Johnson & Johnson acted as an opioid “kingpin” by using a web of foreign and domestic subsidiaries to supply raw materials “necessary to manufacture the opioid pain medications thrust upon the unsuspecting public since the 1990s,” Oklahoma Attorney General Mike Hunter alleged in court filings.
Hunter argued that Johnson & Johnson should be compelled to release millions of pages of documents about its role in the opioid epidemic.
“Urgent, immediate and complete exposure to the public of J&J’s primary role in creating this public health crisis has become paramount,” Hunter said in a filing in Cleveland County District Court on February 26 as part of his lawsuit against J&J and other pharmaceutical companies.
Johnson & Johnson and its subsidiary, Janssen Pharmaceuticals, have rejected the allegations as baseless, arguing that Hunter’s goal is to “batter Oklahomans with sensationalistic headlines and to poison potential jurors against Janssen in advance of trial.”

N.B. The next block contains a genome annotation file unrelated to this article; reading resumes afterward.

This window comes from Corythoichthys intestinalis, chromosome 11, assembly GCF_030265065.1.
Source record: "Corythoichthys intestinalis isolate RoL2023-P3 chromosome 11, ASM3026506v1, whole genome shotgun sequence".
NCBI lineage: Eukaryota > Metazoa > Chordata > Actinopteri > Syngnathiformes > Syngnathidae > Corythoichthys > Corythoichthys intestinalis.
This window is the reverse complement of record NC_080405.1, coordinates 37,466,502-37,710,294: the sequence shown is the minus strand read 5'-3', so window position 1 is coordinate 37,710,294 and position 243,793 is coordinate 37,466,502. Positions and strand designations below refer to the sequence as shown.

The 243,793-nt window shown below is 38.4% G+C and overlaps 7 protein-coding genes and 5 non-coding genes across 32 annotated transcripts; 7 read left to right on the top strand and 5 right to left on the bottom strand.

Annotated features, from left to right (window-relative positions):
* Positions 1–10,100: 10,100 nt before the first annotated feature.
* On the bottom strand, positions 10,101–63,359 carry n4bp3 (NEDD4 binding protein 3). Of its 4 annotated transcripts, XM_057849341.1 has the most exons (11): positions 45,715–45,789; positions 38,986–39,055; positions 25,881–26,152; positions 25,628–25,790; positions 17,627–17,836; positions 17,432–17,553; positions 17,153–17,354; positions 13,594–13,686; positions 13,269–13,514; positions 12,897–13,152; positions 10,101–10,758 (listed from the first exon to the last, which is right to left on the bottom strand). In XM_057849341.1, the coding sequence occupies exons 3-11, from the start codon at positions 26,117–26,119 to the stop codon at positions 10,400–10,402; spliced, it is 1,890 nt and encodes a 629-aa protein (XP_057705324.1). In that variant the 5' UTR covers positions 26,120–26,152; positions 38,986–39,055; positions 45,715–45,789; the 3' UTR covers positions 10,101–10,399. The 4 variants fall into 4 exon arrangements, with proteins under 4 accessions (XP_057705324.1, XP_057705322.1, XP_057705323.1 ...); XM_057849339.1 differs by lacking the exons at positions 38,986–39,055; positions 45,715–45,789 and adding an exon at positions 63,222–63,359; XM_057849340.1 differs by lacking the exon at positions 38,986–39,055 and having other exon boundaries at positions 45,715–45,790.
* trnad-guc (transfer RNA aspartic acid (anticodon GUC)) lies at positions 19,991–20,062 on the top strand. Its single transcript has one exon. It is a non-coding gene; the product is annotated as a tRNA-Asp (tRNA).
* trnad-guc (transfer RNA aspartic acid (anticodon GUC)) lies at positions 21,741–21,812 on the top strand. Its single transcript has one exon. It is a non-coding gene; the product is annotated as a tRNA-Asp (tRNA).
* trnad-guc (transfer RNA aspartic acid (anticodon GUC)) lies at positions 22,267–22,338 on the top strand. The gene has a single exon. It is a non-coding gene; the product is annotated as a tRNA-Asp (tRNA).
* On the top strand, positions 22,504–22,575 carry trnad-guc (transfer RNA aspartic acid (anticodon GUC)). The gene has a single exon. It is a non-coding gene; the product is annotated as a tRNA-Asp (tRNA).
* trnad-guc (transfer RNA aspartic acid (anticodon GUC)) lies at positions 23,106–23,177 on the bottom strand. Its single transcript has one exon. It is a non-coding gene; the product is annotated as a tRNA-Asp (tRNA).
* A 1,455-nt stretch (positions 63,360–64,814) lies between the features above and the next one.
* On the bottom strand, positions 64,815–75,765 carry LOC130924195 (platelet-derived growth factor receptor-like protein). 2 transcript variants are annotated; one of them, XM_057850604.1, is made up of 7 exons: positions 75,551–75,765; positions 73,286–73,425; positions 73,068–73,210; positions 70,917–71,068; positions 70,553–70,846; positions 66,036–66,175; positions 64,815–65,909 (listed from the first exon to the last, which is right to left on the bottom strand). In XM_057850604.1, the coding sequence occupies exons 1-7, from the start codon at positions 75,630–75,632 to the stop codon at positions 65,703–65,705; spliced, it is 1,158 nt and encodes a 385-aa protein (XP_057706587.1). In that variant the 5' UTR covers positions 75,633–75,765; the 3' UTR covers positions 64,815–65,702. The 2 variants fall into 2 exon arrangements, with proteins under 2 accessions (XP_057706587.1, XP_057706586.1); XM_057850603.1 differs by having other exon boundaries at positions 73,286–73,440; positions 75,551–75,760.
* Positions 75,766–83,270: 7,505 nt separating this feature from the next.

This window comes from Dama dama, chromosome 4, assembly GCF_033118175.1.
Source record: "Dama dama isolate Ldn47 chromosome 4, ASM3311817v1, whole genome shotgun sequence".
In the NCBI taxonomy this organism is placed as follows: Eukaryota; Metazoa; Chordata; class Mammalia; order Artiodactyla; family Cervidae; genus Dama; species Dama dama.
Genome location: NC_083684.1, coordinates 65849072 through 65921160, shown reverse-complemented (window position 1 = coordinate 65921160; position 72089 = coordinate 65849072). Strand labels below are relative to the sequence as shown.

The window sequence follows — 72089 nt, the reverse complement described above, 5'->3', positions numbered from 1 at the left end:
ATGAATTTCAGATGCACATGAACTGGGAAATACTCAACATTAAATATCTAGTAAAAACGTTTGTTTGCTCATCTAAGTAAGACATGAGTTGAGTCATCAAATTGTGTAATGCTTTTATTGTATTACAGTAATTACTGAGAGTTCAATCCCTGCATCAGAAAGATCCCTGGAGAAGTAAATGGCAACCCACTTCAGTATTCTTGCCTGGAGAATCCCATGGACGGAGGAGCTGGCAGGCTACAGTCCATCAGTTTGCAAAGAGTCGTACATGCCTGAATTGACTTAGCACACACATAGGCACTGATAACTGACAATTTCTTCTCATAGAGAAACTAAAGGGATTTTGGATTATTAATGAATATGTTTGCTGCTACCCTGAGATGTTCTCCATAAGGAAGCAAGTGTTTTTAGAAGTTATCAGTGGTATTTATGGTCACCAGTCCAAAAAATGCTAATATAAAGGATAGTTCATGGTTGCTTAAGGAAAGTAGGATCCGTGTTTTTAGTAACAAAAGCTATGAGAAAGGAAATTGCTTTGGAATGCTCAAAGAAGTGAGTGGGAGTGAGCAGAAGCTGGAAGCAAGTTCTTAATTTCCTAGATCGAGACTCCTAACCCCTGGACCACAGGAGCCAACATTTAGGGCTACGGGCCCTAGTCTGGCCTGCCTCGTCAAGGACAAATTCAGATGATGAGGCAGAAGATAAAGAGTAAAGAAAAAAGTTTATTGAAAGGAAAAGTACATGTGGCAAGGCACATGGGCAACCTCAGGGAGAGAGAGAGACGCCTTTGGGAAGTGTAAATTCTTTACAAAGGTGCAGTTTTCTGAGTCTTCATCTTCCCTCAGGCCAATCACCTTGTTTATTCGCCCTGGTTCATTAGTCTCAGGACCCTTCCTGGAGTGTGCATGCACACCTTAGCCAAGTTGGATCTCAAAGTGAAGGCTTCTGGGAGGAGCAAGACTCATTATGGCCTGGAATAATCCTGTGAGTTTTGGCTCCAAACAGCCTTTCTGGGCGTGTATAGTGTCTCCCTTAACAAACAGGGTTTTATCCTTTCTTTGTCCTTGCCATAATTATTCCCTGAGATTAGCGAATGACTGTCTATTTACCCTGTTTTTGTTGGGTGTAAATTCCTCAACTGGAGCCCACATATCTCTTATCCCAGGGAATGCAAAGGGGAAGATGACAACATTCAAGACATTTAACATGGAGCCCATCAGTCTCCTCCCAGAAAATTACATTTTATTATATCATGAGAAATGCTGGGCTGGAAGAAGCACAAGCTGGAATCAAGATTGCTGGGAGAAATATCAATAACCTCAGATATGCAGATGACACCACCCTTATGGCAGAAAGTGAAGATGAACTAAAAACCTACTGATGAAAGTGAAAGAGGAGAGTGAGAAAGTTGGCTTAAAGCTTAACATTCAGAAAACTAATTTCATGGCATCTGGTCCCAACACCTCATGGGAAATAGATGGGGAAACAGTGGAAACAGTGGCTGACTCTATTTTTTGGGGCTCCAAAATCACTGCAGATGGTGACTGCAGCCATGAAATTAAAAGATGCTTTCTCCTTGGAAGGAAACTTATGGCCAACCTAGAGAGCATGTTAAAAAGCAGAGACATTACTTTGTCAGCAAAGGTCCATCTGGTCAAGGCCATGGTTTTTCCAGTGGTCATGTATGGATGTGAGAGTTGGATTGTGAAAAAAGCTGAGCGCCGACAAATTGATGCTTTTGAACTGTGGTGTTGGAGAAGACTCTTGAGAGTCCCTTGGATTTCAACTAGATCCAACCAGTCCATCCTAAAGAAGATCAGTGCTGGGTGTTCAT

“The Court should not permit the State to corrupt the jury pool by improperly de-designating confidential documents en masse as part of an effort to try this case before the Court even comes to order,” the company responded in a filing March 5.
The Oklahoma case is set to be the first in the nation to go before a jury that could determine pharmaceutical companies’ role in the nation’s opioid epidemic and whether Big Pharma should pay for it. On Friday, District Court Judge Thad Balkman denied pharmaceutical companies’ request for a delay, saying it is in the public’s interest for the trial to begin May 28.
The attorney general has said the defendants – Purdue Pharma, Johnson & Johnson, Teva Pharmaceuticals, Allergan and others – deceived the public into believing that opioids were safe for extended use. The companies have maintained that their marketing was appropriate.